Britains Housing Crisis
In an important article released for publication, Professor Dr Michael Benfield offers solutions for Britain’s worsening housing crisis.
Addressing the nations need for emergency, transitional and key worker housing, he suggests ways in which emergency housing can be provided for people in urgent priority need. “In the absence of suitable housing stock within the local authority, many councils are forced to rent from private landlords or, most usually, to place people with nowhere to live in expensive bed and breakfast accommodation.” he states, adding that “The costs for this can run into thousands of pounds for just a few weeks.” In his view this form of homeless emergency accommodation is not only hugely expensive, it is also socially undesirable.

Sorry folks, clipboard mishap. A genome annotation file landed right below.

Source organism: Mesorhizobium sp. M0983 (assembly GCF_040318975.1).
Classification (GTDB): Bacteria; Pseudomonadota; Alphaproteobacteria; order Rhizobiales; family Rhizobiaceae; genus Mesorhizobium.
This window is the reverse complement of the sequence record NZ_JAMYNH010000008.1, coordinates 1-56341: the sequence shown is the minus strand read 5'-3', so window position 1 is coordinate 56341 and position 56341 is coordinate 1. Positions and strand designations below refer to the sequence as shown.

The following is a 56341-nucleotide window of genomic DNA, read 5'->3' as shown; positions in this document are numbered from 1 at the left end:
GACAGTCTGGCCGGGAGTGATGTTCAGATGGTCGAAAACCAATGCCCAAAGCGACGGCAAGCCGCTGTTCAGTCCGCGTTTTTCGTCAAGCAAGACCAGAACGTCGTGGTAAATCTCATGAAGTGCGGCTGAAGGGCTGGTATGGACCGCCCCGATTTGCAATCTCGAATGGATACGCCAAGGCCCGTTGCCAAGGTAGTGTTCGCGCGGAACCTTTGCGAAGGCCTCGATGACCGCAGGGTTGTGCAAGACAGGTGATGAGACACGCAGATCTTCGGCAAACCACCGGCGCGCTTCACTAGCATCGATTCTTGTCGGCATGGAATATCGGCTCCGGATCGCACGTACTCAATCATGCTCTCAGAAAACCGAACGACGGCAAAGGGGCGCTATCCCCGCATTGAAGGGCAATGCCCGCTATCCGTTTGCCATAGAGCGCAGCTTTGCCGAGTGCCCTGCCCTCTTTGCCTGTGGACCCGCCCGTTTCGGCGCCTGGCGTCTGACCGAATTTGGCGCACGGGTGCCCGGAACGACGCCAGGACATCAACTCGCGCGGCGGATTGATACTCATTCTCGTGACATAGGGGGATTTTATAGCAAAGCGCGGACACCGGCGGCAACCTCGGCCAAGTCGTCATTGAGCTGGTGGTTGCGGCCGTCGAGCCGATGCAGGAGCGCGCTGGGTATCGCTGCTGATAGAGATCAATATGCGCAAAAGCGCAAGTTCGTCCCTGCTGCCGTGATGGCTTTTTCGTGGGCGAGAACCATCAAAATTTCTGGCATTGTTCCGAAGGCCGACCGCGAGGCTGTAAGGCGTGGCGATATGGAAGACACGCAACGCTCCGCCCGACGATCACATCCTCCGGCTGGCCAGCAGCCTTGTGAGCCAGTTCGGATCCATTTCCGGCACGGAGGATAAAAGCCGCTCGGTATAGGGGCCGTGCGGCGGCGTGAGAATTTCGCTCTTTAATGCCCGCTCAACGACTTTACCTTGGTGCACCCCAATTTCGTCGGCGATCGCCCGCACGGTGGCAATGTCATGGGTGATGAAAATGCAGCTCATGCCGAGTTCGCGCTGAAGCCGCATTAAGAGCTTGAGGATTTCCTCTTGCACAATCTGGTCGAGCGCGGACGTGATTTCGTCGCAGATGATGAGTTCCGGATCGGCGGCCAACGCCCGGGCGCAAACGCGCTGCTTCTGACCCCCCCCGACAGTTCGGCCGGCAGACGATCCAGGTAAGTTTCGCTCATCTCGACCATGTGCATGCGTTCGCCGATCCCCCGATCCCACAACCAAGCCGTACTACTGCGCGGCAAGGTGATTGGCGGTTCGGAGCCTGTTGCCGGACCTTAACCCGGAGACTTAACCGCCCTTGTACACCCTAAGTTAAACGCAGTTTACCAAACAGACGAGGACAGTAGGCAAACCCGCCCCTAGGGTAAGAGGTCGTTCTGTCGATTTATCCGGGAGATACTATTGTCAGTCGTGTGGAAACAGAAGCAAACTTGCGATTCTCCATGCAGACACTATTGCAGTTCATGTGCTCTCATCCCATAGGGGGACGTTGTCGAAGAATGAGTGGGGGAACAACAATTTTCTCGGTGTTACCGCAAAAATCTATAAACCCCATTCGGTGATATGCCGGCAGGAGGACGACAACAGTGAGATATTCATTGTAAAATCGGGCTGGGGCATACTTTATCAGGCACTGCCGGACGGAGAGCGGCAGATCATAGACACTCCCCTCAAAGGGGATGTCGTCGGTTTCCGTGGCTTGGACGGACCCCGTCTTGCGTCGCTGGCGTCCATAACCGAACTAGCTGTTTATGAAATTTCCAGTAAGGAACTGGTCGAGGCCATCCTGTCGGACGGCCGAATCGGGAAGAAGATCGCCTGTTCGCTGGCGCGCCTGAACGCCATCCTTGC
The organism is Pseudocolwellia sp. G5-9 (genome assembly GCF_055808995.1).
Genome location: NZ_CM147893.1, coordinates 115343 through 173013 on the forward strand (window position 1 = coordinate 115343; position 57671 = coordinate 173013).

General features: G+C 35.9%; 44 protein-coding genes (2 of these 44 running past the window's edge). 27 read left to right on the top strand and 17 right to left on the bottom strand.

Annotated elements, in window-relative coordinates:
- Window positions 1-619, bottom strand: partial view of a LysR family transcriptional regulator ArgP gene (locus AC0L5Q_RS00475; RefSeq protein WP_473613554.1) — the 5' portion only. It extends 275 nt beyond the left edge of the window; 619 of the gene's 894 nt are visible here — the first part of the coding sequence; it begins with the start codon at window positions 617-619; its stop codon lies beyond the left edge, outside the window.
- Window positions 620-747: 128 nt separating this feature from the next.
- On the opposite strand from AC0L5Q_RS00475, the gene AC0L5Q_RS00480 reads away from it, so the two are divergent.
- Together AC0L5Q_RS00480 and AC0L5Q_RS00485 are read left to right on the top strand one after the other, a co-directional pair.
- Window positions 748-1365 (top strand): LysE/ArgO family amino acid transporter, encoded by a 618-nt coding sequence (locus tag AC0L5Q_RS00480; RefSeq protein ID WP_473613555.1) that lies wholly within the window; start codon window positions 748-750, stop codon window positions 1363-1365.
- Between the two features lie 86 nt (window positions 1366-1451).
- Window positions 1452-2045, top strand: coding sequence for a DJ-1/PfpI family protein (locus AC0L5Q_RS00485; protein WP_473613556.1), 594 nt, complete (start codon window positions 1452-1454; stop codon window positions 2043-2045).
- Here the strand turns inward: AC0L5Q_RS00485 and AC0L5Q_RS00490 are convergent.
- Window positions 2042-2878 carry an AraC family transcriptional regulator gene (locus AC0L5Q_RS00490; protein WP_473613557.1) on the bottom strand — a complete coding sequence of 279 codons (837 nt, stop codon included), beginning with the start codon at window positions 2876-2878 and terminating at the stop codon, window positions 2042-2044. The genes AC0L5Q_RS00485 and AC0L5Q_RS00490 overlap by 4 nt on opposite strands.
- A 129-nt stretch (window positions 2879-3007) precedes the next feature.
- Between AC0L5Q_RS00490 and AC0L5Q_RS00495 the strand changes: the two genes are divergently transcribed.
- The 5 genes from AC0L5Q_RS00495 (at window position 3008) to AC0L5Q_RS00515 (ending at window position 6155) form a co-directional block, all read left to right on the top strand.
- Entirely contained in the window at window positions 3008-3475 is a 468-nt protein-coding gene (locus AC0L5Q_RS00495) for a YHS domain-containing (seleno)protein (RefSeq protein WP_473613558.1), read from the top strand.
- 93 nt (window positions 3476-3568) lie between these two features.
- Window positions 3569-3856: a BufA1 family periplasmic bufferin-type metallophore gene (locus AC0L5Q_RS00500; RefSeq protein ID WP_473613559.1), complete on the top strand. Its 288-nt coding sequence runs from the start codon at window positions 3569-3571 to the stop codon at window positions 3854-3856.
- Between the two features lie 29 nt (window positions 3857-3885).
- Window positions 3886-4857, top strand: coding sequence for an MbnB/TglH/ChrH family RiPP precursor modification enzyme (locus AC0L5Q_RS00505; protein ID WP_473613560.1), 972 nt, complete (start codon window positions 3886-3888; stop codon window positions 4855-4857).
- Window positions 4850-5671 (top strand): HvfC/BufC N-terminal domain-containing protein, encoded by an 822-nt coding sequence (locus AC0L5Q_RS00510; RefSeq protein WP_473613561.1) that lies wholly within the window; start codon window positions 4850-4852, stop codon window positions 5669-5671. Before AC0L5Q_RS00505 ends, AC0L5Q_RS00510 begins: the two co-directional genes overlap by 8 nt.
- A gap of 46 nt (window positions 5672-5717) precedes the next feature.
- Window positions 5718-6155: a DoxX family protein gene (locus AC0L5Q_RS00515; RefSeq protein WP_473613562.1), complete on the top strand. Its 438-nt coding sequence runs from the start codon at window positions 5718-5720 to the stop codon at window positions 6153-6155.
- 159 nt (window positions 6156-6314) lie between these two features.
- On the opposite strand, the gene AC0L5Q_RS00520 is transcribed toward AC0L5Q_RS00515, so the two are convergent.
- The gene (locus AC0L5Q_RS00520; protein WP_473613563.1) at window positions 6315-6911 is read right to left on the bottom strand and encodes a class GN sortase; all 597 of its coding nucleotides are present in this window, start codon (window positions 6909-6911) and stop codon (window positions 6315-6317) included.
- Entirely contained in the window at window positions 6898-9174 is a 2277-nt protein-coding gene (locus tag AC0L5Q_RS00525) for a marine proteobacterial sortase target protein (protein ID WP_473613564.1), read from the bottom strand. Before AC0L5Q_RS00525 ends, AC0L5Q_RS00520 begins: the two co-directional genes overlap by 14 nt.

The article views today’s emergency as being similar to that of the immediate post war period. The government then introduced a ‘Temporary Housing Programme’, which enabled the rapid erection of prefabricated homes on almost any land that was available. With present and growing demand outstripping that of post war Britain, Professor Benfield argues that we again need to remove or relax planning and building regulations and space standards to enable short term homes to be provided.
Explaining how the wartime coalition government foresaw, prepared for, and enabled temporary homes to be built, the article associates the improved quality of ‘mobile’ homes with high end relocatable and Park Home developments. Linking the way work and social needs are changing with the possibility that today’s immigrants may someday become emigrants, future requirements for permanent settlements are also questioned. This challenges present day planning education and application to become more flexible and future orientated.